Due to the COVID-19 pandemic, this legislative session was historic in many ways. We saw our state’s economy come to a grinding halt, residents are suffering, and the road to recovery will be bumpy.
I want to take the time to give a few of my thoughts on where we are as a State in this newsletter. Please know that I take my role as your representative seriously, and regard it as an honor to work for you.
As always, if you have any questions or comments about what’s discussed in this newsletter or need assistance navigating state government, don’t hesitate to e-mail me or contact my office.
State Representative Steve Reick (R-McHenry County)
Protecting Children at Our Schools
Teachers who sexually abuse their students should not be able to retire and then receive the benefits of a public pension. In response to testimony given by two brave young women who were abused by teachers while in high school, I filed HB 4287 to take away pension benefits from any teacher who, after an administrative hearing, is found to have sexually abused a student. This legislation received bipartisan support, but was not voted on due to the shortened legislative schedule brought upon by the pandemic. It will be re-introduced in next year’s session.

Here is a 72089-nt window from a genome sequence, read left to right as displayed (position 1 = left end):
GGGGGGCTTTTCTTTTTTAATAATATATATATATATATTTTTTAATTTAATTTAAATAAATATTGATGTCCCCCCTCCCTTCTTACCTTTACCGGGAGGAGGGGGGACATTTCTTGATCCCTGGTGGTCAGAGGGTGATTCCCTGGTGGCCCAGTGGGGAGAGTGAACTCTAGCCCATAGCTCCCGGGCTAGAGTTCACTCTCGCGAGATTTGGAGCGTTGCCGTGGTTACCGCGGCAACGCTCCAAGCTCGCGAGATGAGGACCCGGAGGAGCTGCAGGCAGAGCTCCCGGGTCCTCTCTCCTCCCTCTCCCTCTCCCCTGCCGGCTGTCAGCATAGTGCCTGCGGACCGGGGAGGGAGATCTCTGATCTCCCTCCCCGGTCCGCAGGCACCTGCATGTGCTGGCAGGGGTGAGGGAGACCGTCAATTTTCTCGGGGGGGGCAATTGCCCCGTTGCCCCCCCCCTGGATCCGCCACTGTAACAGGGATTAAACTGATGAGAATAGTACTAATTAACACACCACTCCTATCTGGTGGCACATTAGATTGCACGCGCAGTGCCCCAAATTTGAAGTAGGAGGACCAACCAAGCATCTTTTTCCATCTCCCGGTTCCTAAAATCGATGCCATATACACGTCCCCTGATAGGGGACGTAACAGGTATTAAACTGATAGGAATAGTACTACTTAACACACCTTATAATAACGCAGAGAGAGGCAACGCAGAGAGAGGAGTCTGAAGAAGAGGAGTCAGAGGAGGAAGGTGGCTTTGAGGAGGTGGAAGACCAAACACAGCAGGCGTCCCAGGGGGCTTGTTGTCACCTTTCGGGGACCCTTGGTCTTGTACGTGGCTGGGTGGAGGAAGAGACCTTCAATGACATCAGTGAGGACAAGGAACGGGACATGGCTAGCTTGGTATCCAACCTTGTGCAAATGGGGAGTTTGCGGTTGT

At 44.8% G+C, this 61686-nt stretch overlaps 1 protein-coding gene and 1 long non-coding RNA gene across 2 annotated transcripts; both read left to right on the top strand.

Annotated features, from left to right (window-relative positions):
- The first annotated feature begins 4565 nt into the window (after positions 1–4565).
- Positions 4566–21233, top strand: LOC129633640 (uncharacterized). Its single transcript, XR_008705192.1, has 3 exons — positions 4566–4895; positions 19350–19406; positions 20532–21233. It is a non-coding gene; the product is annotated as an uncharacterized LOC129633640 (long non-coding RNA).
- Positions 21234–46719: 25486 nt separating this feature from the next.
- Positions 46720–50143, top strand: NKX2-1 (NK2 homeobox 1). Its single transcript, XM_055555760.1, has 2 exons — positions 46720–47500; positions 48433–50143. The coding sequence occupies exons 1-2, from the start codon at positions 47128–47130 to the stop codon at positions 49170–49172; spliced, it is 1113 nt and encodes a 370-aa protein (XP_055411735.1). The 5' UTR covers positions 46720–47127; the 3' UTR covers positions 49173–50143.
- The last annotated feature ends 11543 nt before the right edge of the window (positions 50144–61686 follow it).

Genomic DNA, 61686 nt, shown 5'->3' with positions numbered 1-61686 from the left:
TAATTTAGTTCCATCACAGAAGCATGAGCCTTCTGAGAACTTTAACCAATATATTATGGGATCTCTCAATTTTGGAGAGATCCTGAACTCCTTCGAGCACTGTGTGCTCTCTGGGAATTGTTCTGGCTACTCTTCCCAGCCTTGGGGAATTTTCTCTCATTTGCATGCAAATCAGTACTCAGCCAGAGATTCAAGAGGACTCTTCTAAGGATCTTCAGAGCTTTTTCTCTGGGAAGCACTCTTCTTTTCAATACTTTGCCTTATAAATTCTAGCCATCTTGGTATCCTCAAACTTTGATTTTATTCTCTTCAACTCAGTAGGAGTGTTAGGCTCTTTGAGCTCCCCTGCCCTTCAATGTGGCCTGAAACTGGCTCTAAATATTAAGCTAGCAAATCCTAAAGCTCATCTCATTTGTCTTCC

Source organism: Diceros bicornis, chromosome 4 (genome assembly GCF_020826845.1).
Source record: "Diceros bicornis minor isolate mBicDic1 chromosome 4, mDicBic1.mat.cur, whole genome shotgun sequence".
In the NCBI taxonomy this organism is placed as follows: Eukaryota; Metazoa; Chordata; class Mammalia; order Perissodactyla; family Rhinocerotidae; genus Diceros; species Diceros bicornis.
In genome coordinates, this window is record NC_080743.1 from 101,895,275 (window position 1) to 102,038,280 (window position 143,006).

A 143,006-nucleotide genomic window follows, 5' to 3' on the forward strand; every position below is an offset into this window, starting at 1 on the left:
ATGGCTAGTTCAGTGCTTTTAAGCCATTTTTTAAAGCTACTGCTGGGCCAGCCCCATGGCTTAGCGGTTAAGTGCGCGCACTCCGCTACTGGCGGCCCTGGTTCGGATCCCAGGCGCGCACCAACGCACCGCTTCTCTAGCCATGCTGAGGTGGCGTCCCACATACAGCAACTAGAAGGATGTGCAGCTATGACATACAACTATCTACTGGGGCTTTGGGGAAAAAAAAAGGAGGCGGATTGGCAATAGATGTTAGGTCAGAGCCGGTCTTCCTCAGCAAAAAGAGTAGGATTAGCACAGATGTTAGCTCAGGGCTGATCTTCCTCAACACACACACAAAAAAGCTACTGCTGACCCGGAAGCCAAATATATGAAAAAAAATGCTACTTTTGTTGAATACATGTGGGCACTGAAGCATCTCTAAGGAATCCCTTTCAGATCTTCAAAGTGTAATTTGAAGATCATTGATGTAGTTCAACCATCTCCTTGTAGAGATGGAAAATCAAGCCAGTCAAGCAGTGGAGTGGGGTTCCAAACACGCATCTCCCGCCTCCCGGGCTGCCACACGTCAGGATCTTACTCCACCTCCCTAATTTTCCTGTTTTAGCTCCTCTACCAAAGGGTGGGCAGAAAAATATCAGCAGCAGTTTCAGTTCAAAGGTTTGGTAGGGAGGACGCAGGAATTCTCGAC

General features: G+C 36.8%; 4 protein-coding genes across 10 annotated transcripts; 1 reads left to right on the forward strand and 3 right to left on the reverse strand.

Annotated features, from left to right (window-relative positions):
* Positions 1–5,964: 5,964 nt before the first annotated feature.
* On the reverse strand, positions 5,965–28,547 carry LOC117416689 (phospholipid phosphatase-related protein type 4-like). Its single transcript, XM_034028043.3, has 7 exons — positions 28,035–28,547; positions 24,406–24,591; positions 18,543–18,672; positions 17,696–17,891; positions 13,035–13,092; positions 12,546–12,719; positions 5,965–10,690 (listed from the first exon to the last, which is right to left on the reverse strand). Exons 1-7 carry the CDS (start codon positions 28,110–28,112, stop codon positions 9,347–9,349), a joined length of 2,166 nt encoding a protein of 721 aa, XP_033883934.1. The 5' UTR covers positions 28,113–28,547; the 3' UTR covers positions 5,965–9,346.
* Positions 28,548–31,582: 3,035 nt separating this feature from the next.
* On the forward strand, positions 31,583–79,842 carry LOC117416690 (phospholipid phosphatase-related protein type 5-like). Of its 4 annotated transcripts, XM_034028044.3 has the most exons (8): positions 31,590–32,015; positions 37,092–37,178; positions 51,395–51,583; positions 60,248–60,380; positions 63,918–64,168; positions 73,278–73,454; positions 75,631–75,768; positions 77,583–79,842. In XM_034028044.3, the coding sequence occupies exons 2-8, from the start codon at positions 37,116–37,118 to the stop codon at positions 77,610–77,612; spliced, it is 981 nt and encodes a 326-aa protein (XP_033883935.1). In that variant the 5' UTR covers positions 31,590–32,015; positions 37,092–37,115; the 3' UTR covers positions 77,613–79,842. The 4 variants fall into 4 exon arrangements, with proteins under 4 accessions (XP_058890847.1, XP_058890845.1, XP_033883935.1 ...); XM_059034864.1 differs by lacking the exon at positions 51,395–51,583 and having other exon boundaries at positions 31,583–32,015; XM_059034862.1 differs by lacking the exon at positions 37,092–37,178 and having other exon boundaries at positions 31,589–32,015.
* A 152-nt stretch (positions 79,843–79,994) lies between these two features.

Reick Sponsors Property Tax Relief for Seniors
Currently, the income tax credit for property taxes paid on one’s primary residence is not “refundable”, which means that your state income tax liability can be reduced to zero, but any excess credit is not refunded. Some of the hardest hit property owners are senior citizens, many of whom pay little or no income taxes. To provide those at the lower income levels with a small amount of relief, I introduced House Bill 4289, which would make the property tax credit refundable to homeowners 65 years of age or older and who have a federal adjusted gross income of not more than $50,000. The legislation received bipartisan support from two dozen
co-sponsors from across the State. Unfortunately, due to the pandemic, the legislature did not take up this bill during our shortened session. I fully intend to re-introduce the legislation again during next years’ session.
Rep. Reick Votes Against Legislative Pay Raise
According to Illinois law, state legislators are scheduled to receive a pay raise each year unless we vote to reject the annual cost of living adjustment (COLA). I cosponsored HB 5777 to block the automatic pay raise this year, but Democrats refused to allow it to come to a vote on. In addition, they refused to include language to ban the cost of living increase (COLA) in the budget package, as has traditionally been the case.